Beyond the Cusp

December 27, 2010

The Repealed DADT Military

Reactions and predictions of the consequences for the Military as a result of the repeal of the Don’t Ask, Don’t Tell (DADT) policy that will allow openly gay personnel to serve in the Military has run the gauntlet from cataclysm to no big deal. Those supporting this social experiment with our national defense see no problems while the opposition is sounding the alarm of a coming apocalypse in our defense forces. A reasonable expectation would be a result somewhere between the two extremes. A good amount of the result will depend upon the actions of the gay enlistees, whether they try to adapt to the Military culture that already exists, or will they flaunt their lifestyle in an in your face attitude making the transition problematic.

It will come down to the attitude of both gay and straight members of our Armed Services. First, the gay people joining the service can either try to fit in and do their jobs professionally or they can push an agenda of we’re gay and we’re here to stay. The straight members of our Armed Services will also need to see which direction each gay enlistee takes towards their attitude of service and accept them if they show an honest effort to blend rather than being openly confrontational. If the new openly gay service members simply do their jobs, then their sexual preference should not present any difficulties and things should not differ in any drastic manner from under DADT.

My expectation is that the majority of gay enlistees will quietly fir in and try to make their sexuality a nonissue. Unfortunately, I fear that initially there will be a number of openly gay who will use their enlistment as a venue for their activism and gay agenda. These will be the troublemakers who will be no different than other people who due to personality or other problems who simply are unable to get along with the other members of their unit. Troublemakers is not something new to the Military and they have a way of weeding out the worst of them during basic training, unless things have changed even more drastically than when I served. Hopefully, after some rough periods accented by the aforementioned troublemakers, an equilibrium of professionalism will take over and problems will be limited to the normal number of enlistees that simply do not belong in a Military regimented lifestyle. The best indicator of whether this unnecessary social experiment will work or if adapting will be too much to expect will be in the combat units where unit cohesion is of life or death importance. I want to be optimistic, but for some reason I see only problems coming from this ridiculous challenge that has been burdened on our Armed Forces.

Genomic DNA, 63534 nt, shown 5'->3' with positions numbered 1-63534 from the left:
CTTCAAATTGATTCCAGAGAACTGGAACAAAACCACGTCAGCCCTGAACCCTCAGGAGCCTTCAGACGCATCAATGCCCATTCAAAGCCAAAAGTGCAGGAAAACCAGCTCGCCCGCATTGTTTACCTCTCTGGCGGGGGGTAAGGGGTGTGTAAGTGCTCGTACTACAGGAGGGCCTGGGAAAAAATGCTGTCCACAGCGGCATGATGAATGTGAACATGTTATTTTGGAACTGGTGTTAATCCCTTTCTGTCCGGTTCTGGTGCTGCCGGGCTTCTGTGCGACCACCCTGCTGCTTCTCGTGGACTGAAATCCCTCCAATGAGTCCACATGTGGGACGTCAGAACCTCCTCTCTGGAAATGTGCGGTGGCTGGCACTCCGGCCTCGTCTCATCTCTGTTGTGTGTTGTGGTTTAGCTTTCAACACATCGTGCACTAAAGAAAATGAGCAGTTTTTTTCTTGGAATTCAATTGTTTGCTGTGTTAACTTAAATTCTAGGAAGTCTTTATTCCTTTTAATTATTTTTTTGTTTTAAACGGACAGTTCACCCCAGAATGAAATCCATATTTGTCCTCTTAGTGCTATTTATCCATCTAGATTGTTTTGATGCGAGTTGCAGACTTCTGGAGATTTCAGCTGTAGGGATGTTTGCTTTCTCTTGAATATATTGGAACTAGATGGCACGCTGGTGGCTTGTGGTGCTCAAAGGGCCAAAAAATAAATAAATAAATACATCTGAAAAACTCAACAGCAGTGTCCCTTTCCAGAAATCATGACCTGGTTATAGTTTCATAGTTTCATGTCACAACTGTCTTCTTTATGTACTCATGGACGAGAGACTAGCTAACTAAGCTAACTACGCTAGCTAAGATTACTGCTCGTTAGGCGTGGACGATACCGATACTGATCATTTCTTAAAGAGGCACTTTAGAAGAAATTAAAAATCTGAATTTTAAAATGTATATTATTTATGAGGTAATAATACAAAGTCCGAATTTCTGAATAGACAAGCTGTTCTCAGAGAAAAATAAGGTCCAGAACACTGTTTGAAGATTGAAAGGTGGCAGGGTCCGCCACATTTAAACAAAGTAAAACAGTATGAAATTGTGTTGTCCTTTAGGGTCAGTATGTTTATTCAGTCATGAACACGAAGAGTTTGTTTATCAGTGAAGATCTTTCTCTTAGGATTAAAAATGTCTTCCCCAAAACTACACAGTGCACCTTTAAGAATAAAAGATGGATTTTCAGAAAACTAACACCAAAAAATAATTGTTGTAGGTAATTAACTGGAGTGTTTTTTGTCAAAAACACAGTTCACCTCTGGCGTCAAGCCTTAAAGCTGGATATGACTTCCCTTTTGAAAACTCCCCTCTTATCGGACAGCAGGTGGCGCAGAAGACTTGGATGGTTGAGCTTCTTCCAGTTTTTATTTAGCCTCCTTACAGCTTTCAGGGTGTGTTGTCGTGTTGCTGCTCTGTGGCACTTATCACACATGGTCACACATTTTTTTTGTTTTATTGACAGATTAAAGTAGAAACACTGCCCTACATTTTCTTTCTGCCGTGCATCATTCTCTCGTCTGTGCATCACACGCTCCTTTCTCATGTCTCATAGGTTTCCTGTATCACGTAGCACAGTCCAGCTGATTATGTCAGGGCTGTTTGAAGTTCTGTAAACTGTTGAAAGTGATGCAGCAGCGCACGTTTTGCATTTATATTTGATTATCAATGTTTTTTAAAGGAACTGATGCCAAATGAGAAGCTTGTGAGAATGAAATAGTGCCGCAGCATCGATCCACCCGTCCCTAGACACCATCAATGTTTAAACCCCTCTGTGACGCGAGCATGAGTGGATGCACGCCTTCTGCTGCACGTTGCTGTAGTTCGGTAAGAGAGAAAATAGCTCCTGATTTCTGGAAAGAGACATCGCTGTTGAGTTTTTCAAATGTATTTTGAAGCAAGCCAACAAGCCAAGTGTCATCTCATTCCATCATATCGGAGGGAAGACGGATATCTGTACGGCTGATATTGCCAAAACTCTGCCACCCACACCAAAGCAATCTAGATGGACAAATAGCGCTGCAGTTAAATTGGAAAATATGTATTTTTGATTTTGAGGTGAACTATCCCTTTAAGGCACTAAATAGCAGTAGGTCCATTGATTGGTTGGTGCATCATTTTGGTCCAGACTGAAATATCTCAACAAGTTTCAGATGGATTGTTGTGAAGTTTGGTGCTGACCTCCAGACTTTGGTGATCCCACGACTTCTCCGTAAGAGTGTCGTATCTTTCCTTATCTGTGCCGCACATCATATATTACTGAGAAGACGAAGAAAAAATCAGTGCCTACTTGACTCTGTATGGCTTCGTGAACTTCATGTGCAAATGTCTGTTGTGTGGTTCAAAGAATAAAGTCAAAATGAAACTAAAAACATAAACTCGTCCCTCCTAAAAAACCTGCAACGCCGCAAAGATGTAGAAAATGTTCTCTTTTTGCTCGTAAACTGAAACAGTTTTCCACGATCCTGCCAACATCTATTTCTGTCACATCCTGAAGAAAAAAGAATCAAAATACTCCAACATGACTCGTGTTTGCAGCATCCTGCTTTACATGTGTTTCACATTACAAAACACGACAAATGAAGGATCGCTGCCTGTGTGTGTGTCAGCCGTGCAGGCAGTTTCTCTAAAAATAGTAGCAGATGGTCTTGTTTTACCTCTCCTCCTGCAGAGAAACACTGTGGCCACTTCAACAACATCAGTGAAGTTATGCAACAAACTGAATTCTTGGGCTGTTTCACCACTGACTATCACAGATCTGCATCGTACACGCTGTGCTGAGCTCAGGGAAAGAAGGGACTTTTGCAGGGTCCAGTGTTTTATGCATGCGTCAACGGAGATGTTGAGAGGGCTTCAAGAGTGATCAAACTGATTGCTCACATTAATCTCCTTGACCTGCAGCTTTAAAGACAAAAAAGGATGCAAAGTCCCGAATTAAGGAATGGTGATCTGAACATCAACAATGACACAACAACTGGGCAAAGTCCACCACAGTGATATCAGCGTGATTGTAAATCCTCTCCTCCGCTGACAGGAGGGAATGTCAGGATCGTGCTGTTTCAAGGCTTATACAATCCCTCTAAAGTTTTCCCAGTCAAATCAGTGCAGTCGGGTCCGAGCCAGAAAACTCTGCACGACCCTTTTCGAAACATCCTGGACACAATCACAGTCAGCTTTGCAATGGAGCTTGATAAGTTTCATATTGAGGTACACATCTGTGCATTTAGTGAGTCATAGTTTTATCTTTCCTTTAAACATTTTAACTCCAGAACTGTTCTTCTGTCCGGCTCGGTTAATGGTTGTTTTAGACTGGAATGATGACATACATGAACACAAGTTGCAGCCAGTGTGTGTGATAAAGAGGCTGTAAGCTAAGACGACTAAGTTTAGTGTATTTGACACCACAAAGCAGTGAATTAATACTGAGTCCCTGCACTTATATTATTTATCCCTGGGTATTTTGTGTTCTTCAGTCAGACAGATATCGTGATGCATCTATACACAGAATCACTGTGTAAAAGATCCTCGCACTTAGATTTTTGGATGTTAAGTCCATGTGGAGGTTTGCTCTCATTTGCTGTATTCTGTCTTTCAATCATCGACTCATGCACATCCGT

Beyond the Cusp

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